Recalls Famous Sale: Speculation as to Probable Disposition of Belmont Horses, Daily Racing Form, 1924-12-28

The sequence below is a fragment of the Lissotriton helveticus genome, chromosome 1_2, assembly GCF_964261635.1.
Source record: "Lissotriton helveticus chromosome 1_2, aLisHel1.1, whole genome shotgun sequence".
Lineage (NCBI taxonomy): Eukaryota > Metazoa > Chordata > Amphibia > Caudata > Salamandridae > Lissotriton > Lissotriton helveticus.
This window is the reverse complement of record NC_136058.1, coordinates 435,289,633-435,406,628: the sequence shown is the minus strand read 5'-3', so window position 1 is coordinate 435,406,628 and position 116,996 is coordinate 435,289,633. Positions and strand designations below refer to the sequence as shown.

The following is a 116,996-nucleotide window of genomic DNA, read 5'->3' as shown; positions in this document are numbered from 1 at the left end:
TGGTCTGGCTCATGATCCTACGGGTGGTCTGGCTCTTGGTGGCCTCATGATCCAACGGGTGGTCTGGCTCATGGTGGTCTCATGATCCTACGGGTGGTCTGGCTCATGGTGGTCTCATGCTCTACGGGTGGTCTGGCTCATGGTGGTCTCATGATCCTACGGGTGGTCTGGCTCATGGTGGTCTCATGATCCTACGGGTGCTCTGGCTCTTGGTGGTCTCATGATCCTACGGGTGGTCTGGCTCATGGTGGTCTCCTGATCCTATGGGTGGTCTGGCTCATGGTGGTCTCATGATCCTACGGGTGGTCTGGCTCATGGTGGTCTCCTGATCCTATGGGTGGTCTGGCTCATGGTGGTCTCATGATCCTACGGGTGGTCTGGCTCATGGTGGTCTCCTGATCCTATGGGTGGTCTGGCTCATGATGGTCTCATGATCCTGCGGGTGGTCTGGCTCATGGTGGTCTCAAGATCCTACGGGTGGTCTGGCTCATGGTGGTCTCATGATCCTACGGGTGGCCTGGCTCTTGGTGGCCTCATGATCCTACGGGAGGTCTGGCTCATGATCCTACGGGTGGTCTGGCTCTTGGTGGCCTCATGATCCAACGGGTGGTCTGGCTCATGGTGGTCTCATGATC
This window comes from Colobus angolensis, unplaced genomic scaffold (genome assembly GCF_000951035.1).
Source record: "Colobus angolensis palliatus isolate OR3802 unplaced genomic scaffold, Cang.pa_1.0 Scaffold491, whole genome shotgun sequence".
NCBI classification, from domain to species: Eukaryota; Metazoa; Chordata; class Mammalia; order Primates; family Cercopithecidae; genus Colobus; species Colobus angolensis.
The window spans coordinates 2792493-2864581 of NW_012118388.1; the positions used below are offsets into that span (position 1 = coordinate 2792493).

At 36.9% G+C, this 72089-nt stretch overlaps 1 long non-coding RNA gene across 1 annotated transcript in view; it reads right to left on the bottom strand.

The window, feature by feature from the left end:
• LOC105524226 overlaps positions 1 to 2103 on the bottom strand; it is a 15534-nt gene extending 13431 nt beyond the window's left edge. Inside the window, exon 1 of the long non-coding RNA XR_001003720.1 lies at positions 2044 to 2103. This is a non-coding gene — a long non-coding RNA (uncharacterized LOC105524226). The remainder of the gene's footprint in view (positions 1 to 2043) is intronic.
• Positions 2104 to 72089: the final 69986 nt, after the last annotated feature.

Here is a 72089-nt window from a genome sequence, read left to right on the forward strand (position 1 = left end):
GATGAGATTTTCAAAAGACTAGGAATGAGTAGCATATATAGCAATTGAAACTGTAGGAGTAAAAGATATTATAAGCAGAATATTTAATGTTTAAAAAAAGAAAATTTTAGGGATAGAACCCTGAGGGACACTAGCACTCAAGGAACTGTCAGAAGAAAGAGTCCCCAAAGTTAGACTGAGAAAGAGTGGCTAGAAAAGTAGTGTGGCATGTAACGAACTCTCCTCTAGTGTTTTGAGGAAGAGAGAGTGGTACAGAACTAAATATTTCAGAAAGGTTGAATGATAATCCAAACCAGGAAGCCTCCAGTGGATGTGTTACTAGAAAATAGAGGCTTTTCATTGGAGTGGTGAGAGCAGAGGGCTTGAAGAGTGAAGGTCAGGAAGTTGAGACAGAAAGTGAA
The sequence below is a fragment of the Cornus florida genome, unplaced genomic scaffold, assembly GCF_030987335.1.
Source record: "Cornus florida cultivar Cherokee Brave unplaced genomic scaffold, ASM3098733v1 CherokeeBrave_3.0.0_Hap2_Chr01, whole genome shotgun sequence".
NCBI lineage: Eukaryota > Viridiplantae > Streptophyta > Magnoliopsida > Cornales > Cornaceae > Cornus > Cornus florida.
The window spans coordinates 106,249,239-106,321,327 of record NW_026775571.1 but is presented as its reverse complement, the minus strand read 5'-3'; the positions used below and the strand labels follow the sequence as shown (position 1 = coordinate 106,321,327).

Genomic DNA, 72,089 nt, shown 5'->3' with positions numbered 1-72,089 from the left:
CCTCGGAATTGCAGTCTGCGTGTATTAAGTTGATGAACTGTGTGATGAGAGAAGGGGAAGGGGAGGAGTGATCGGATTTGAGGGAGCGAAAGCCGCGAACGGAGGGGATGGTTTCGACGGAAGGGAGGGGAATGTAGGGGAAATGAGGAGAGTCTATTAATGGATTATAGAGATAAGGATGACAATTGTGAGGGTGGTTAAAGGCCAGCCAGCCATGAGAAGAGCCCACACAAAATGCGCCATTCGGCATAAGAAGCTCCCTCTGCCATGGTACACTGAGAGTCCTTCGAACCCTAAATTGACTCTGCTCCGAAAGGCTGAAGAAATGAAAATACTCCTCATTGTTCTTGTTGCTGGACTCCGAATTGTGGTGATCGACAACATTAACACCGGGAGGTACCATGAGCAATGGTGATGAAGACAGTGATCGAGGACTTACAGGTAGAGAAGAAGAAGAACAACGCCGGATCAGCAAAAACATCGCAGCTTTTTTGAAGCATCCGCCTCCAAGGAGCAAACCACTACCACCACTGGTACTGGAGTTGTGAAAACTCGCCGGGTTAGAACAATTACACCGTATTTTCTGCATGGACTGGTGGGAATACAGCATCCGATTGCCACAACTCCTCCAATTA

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RECALLS FAMOUS SALE Speculation as to Probable Dispo- sition of Belmont Horses. Revives Memories of Record-; Breaking Dispersal of His Fathers Thoroughbreds. NEW YORK, N. Y., Dec. 27. Speculation as to the probable disposition of the breeding stud and racing stable of the late Major An-, gust Belmont revives memories of the dispersal sale of his fathers bloodstock in 1S90 and 1SD1 when 131 head brought a total of ,-150, of which the brood mares and weanlings were responsible for 70,000; the yearlings, 19,450 ; the stallions, 17,400, and the horses in training, 23,000. It was a worlds record and American breeders and fanciers united in - paying a tribute to the ripe judgment responsible for the acquisition of such a superb aggregation of thoroughbreds. The previous record was that of Lord Falmouth in England in 1881. when 79 head brought approximately 59,400 in our money, when that famous breeders horses went to the auction block after his death. . . The outcome of the? Belmont sale, which had occupied three days the race horses having been sold at Babylon on December 27, 1890, the brood mares and weanlings at tho Hunts Point paddocks of Tattersalls of New York and the stallions and yearlings at tho city repository of the same company challenged the attention of bloodstock breeders and turfmen everywhere, giving foreigners :i. knowledge of the quality of American horses and of the substantiality of the racing fabric; of the United tSates. While the sale was a success from every standpoint, there is little doubt that the race-horses and yearlings, sold at Babylon, would. have brought higher prices had the weather been favorable, and William Easton, officiating as auctioneer, as ha did at the sales on October 1G and 17, instead of Col. S. D. Bruce, A heavy snowstorm kept many away from the Babylon offering and that sale will always be remembered, for the bargains secured by those who braved tho stinging blasts of December in order to be present. NOTED HORSES SOLD. Among the lots sold on that occasion Avcro Potomac and La Tosca, by St. Blaise, tho former out of Susquehanna, by Leamington, and the latter from the French dam Toucques, by Monaique. They were the best colt and filly of the year and had given Mr. Belmont great joy in the closing days cf his life by winning the richest prizes of the year. Potomac had taken the record Futurity of all time and La Tosca had won the Fashion, Belles, Select, and July Stakes. Raceland had won the Suburban Handicap and "other prizes of note in the maroon and scarlet, and the gallant littlu , Prince Royal, so dear to the heart of his own- cr and breeder, had finished first in five, im- portant races. It is a matter of history that Potomac, bid in for 5,000 by Michael F. Dwyer, won- the Realization Stakes and other great races and retired with 15,885 to lus credit. La Tosca, bought for 3,000 by the Hough Brothers, won thirteen races for them as a. three-year-old and three more for the Ran-cocas " Stable, Mr. Lorillard having acquired her in September. Her earnings exceeded 0,000. Raceland, sold to M. F. Dwyer for ,000, went on to still greater conquests and when he retired had placed 1G,391 opposite his name. Prince Royal, bought by Philip J. Dwyer, won much more than the , GOO hu cost, and the same is true of practically every one of the horses in training sold on Decern- ber 27lh at the farm. HIS HIGHNESS INCLUDED. Conspicuous among the yearlings offered on the same day was His Highness, by The HI Used, from the noted English mare. Princess, by Great Tom. James Rowe was his purchaser at ,100, but the colt raced -as tho property of Gideon and Daly. He captured the great stakes of the turf, including the Futurity as a two-year-old and retired with a, record of having won 13, 0S0. Another juvenile in the same lot to achieve fame was St. Florian, by St. Blaise Feu , Follet, by Kingfisher. He cost Messrs. J. A. and A. H. Morris. , GOO and was the highest priced yearling of the . sale. His-winnings at two and three totaled more than 0,000. He began the year of 1S91 with five straight victories and won five out of six starts at three. Victory, by Brag Viola, by Kisber, bought by William Lakeland for ,600, was a stake colt at two, when .he defeated His Highness at even weight in" the Double Event, while Fidelio, Regina, Tarantella, Caliph. St. Carolus. St. Mark, Bel Demonio, Schuylkill and King Cadmus all won races. Magnolia, by The 111 Used-Magnetism, bought by Baron Leopold de Ro.hschild for ,100, "gave the sale a sen- tContiuueil on sixteenth pngi;. RECALLS FAMOUS SALE! Continued from first page. timental touch as Mr. Belmont had made i importations from the Rothschild stud at frequent intervals. It was good judgment on the part of the executors of the estate to postpone the sale of the other holdings until the autumn, when the foals had been weaned. The Hunts Point paddocks were thronged when the sale bogan on the morning of October 1". The jHagginT Sanford, Lorillard, Young, Daly, : . Ruppert, Reed, Morria, Fleischmann and other breeders from all parts of the Union taking part in a way that made previous records for bloodstock look commonplace. Representatives of the Belmont Brothers August Perry and O. II. P. were also after some " of the choice mares whoso names were linked with the history of the Xurscry Stud. t General Stephen Sanford of Amsterdam igave 520,500 for Viola, by Kisber, dam of iVictory; the late Major Belrhont bought the j nineteen-year-old Princess for 4,100; O. 11. P.. -Belmont paid 513.G00 for the eighteen-j year-cld Susquehanna, by Leam.ngton, that ! had thrown Potomac, while General Sanford j secured Lady Primrose, by The 111 Used, for 3,000. .Other sales were 512,100 for Fides, by The 111 Used, which fell to the bid of August Belmont; 0,500 for the twenty-;three-year-old Toucque-S by Monarque, dam cf La Tosca; which fell to the bid of James Rowe, and ,200 for Filette, by Kingfisher, dam of -Fides, which was taken by the .Messrs. Morris. - The competition for the stallions and yearlings, the night pf the seventeenth was equally as keen. Those who were present on that occasion will ncver?f orget .the picture, as the Derby winner St. Blaise, then in his eleventh year, entered the sales ring. The arena resembled a first night at the opera. Men and women in evening dress surrounded the ring in which the animals were paraded, while the gallery was fringed with eager faces. "William Easton, than whom "there was never a more finished auctioneer, drunk with the success of the previous day, was at his scintillating best. . As the gorgeous horse halted for a moment to give back the admiring glances that were his due as a Derby winner, as a sire and as a superb individual, the throng broke into a salvo of applause. The horse plunged affr.ghtcdly and Mr. Easton- begged for silence lest .the animal should harm himself. When quiet was restored St. Blaise stood like a statue, the light glistening on thj irridesccnt gold of his coat. Accounts differ as to the manner of bidding on St. Blaise. Some say the first offer was 3,000, but 0,000 was bid in almost the same breath and the echo had not died away when Charlie Reed, noted soldier of fortune and owner of the Fairview Stud, half rose in his chair and called: "One hundred thousand dollars!" Mr. Reeds course had been carefully planned. He knew that half a dozen breeders wanted the horse and as he subssque-ntly i"emarked, lie "earthquaked" .them by going to the limit of what he considered the horse was worth at a single bid. It was characteristic of the man and his calling. Magnetizer, the besfof the other sires, went to Thomas W. Shrcve for 0,000. The order of sale had been personally arranged by the late chairman of the Jockey Club, and he sent the chestnut colt by St. Blaise, out of Lady Primrose, into the ring after the stallions. This youngster sold for 0,000 to Jacob Ruppert of New York. James Rowe, who had trained the Belmont horses for several years, paid 1,000 and 0,000. respectively, for a bay filly by The HI Used-Lady Rosebery and a bay filly by St. Blaise Clara. Foxhall I. Keene gave 0,000 for the chestnut colt by St. Blaise Bella Donna, that subsequently raced as St. Leonards. Ther. were numerous purchases between ,000 and ,000, and a distribuion of the material to nearly every breeding center in the Union. Stake and purse awards were much more meagre in 1S00 than today. It is a safe prediction that an equally well-bred consignment of blood stock would sell for more at this time. What the holdings of the late Major Belmont would bring, should the executors decide to offer them en bloc, is a matter of surmise. There is much that is most desha-ble in the way of racing material, with Ordinance and Ladkin the bright particular stars of the older horses and half a dozen potential luminaries among the juveniles. Most of them carry the blood of those that made history a generation ago in the Xur-sury Stud. , The decision of the executors will be awaited With interest.